"Let's put our own house in order first," the representative of the
United Kingdom said. The Council itself needed better information
and better military advice. The Council must also improve its own
practices, including with clear mandates and benchmarks. When
establishing mandates, it was also important to make sure that
there was peace to keep. Attention should shift to a practical way
Representatives of troop-contributing countries stressed the
importance of triangular consultations among the Council, the
Secretariat and troop-contributing countries. It was imperative
that the troop-contributing countries be involved from the
conception to the deployment of peacekeeping missions and that they
should be equally involved in the determination and review of
mandates. There should also be constant and reliable communications
between the Secretariat, field missions and troop- contributing
countries. Resources must be adequate and predictable to accomplish
the mandated tasks.
Nigeria's representative said it had become apparent that those who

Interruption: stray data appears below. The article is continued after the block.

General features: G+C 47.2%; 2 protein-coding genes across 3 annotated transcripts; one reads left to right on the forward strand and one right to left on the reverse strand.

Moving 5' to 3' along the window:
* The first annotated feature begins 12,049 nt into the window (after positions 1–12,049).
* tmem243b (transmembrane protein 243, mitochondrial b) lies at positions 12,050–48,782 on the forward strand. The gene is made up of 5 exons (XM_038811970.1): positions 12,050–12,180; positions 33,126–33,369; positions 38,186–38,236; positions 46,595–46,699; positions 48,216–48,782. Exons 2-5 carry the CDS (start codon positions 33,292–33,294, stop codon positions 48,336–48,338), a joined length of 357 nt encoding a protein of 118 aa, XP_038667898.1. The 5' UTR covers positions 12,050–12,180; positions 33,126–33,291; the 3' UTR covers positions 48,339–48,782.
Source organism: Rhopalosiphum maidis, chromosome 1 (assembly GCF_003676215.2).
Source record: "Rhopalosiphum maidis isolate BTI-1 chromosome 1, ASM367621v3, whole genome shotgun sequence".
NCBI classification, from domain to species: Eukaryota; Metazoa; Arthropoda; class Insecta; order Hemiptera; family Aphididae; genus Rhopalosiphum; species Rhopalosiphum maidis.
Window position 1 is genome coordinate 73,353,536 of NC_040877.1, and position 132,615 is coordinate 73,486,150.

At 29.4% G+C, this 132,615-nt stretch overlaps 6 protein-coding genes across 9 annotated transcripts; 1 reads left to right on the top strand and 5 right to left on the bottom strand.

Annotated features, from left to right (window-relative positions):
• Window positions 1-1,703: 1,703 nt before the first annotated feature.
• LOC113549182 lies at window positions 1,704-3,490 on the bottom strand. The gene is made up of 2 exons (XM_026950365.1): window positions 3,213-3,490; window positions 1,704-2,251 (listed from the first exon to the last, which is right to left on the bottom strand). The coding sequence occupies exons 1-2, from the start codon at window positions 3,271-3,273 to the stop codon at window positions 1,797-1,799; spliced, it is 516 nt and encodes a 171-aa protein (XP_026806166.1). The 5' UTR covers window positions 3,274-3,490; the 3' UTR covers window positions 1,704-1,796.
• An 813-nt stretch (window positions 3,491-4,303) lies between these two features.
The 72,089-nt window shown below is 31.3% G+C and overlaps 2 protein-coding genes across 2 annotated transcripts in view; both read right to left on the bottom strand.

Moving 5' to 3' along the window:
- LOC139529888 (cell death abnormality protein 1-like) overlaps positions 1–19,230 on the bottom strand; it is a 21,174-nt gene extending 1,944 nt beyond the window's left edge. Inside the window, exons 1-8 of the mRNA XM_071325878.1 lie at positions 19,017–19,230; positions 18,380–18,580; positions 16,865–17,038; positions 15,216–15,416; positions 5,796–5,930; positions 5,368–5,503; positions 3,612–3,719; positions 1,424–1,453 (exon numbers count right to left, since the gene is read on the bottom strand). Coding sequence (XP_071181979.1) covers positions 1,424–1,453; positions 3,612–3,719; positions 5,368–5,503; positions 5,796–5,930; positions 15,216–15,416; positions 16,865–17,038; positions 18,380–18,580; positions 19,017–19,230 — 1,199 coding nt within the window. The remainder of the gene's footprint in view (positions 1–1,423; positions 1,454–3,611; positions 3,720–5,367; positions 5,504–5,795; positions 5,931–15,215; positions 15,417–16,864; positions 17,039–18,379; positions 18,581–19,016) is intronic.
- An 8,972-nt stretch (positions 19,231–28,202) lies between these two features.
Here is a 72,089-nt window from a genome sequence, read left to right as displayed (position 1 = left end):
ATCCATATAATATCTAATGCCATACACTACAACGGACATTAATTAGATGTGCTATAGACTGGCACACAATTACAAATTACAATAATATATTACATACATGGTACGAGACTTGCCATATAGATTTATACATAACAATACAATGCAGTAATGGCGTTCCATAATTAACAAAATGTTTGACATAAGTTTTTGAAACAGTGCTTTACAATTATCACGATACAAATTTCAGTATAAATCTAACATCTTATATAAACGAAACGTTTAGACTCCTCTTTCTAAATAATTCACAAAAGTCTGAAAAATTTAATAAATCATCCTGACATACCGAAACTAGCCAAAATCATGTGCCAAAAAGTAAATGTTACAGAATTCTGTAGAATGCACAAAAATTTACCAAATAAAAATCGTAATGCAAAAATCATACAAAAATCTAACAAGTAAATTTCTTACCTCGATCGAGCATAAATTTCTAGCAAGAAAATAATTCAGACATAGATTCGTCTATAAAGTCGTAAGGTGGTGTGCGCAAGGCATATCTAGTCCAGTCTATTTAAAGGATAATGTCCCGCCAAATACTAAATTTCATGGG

provided materiel and logistical support for peacekeeping had
captured the peacekeeping process and relegated the welfare of
peacekeepers to the background. Attention and respect must revert
to the peacekeepers, who risked their lives, often without adequate
logistical support, in the cause of global peace. It was only
respect and support for peacekeepers that would encourage troopcontributing
countries to continue to commit their troops.
Other speakers in the debate were the representatives of Costa
Rica, Burkina Faso, Japan, Russian Federation, Croatia, Uganda,
Libya, United States, China, Turkey, Mexico, Viet Nam, India,
Pakistan, Jordan, Uruguay, Czech Republic (on behalf of the
European Union), Morocco (on behalf of the Non-Aligned Movement)
and Canada. The Permanent Observer of the African Union addressed
the Council as well.